Conspicuous Consumption

Consumer culture's success is most assured when we signal our rejection of consumption by consuming our way to individuality.

When I was younger, I thought it my duty to separate myself from everybody else by adopting ascetic, quasi-intellectual tastes, even if that meant sailing beyond the edge of my comprehension. I often didn't know what was going on in Godard's films, or in Ezra Pound poems, but I knew I liked them.

That isn't to say I enjoyed them. What was pleasure anyway? Relative, ephemeral, a distraction, probably some sort of trap — proof that you are colluding with the powers that be in the construction of consumerist desire. Better to challenge oneself, to pursue intellectual mastery through discipline. I thought conformity and the culture industry that nurtured and exploited it could be defeated by adamantly rejecting the accessible present. So I sought private respite in the obscure and abstruse: foreign records from thrift stores; randomly chosen seven-inches from the back of the record store (this was the 1990s); the forgotten sounds of bygone eras on barely audible AM radio stations.

The half-understood words of Adorno were my guide: "Bombastic triviality, superficiality seen as apodictic certitude, transfigures the cowardly defense against every form of self-reflection." I saw in that argument — from "Perennial Fashion — Jazz," in Prisms — authorization to pursue a self-consciously and unapologetically elitist tack. I wasn’t going to make excuses for having ill-considered tastes; I wasn’t going to embrace popularity as a virtue. Instead I would seize on difficult, idiosyncratic works on the grounds that they had not "renounced the right to be different" and manifested the possibility of art as embodied critique, as utopian possibility. I wasn't going to fall for those "old accustomed modes of reaction." I would escape from marketed tastes and pursue a defiantly individual course, toward true self-knowledge free of cultural determination. True hardcore.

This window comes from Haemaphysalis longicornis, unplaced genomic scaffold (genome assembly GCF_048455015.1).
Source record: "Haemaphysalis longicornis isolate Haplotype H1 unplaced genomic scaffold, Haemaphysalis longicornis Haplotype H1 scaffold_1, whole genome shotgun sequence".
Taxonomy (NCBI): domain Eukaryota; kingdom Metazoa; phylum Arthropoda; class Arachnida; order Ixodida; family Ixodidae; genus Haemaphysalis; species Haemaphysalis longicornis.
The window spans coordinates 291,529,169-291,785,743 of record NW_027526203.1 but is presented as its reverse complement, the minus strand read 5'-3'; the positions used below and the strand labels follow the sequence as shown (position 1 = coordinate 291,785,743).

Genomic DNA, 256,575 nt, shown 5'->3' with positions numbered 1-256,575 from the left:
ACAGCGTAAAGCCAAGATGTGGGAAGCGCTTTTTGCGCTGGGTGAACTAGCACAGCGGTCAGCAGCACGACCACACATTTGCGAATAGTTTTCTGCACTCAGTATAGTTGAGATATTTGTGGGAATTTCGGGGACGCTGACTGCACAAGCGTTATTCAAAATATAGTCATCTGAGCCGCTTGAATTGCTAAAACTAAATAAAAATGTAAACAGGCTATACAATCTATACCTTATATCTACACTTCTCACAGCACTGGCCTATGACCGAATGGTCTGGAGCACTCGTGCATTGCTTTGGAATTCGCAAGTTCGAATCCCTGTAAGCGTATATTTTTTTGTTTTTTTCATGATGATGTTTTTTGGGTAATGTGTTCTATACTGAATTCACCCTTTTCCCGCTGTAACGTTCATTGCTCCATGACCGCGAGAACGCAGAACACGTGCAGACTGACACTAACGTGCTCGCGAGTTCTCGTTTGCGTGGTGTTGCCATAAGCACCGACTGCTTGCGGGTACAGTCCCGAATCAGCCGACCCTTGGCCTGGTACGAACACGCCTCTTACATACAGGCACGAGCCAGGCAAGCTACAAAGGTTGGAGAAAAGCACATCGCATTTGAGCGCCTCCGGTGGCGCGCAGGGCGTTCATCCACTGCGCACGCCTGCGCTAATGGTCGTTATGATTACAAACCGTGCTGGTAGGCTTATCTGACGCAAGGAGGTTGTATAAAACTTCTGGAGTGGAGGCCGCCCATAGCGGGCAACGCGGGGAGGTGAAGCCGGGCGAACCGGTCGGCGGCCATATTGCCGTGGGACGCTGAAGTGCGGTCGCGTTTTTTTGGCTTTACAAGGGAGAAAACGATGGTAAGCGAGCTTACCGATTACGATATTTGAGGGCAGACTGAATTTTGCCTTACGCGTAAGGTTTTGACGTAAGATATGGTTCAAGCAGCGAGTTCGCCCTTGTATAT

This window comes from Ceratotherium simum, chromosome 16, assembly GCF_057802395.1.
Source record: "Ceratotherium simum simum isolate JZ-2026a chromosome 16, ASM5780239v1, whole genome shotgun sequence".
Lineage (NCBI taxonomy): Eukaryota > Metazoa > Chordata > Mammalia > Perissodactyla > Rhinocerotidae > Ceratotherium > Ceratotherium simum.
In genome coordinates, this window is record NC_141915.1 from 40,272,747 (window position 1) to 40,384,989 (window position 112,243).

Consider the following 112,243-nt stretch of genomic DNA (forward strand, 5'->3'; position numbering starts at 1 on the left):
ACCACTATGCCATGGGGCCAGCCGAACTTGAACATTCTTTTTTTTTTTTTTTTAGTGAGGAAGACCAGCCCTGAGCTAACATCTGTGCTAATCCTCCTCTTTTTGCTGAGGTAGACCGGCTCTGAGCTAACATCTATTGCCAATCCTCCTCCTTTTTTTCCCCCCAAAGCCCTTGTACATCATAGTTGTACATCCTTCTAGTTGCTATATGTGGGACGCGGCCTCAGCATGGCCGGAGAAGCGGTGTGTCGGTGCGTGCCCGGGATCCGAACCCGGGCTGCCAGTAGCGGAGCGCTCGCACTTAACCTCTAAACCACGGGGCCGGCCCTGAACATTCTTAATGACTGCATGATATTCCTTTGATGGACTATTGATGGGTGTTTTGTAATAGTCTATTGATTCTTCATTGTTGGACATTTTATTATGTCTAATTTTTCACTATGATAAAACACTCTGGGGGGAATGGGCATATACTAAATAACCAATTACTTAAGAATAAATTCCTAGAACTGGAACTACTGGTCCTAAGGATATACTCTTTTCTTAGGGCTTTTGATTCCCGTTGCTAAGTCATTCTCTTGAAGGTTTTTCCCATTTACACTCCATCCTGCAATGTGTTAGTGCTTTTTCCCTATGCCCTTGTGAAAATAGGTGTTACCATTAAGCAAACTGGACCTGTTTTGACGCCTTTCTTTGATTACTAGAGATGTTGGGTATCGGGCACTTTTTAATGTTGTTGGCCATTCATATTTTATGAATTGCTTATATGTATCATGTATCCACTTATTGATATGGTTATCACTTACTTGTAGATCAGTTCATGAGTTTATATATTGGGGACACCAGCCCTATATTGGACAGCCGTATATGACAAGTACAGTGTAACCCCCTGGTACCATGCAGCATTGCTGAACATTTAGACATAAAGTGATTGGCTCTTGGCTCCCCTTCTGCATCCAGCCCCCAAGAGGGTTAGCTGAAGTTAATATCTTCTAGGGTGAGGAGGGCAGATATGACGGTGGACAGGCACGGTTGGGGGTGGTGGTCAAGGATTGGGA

Not that there was anything truly individual in the tastes I tried to adopt. They were painfully derivative, and required copious amounts of bluster and self-deception. But my consumption nevertheless seemed authentic to me as long as it was not dissolved in immediate satisfaction. Wrestling with the inconvenience of difficult art elevated me above consumerism's lubricious appeals; refusing pleasure meant refusing complicity. But that perverse rejection of pleasure, that niche I thought was so distinctive because so unpleasant, merely masked from me the fact I was actually squarely at the heart of consumer capitalism. I saw myself as its enemy, but I served to reproduce its mechanisms at a deeper, more fundamental level. Consumer culture's success is most assured when we signal our rejection of consumption by consuming our way to individuality.

Pursuing difficulty for its own sake masks the status symbolism, the sanctified identity, that we are really after—from ourselves if no one else. But considering the social hierarchies that flow from tastes, what sort of ethics should govern cultural consumption? Does it even make sense to say that there is a wrong way to consume? Who's in a position to judge? And should we hold ourselves accountable for skirting difficulty—or for pretending to deep knowledge of a subject when all we have done is browsed the Wikipedia page? Stymied by these questions, I have let my tastes go lazy. For instance, after I read this essay about Joanna Newsom at Hilobrow by Erik Davis—who wrote

In the past, I tried Newsom’s Milk-Eyed Mender and couldn't stomach it; a few years later I copied Ys from a friend and didn't make it through once. This time, I think, I should resist. Instead of seeking out the mp3s, I am trying to preemptively accept the new truth about my lazy self: I don't want to hear difficult music played on unconventional instruments. I don't want to listen to ten-minute songs without verse-chorus structure. I don't want music to meander. I want highly structured, short songs that have worked within the established constraints and tried for transcendence through them. I want them to both be accessible and represent some sort of ideal of accessibility. Perhaps this makes me a "poptimist" (though no one should be comfortable self-applying that word).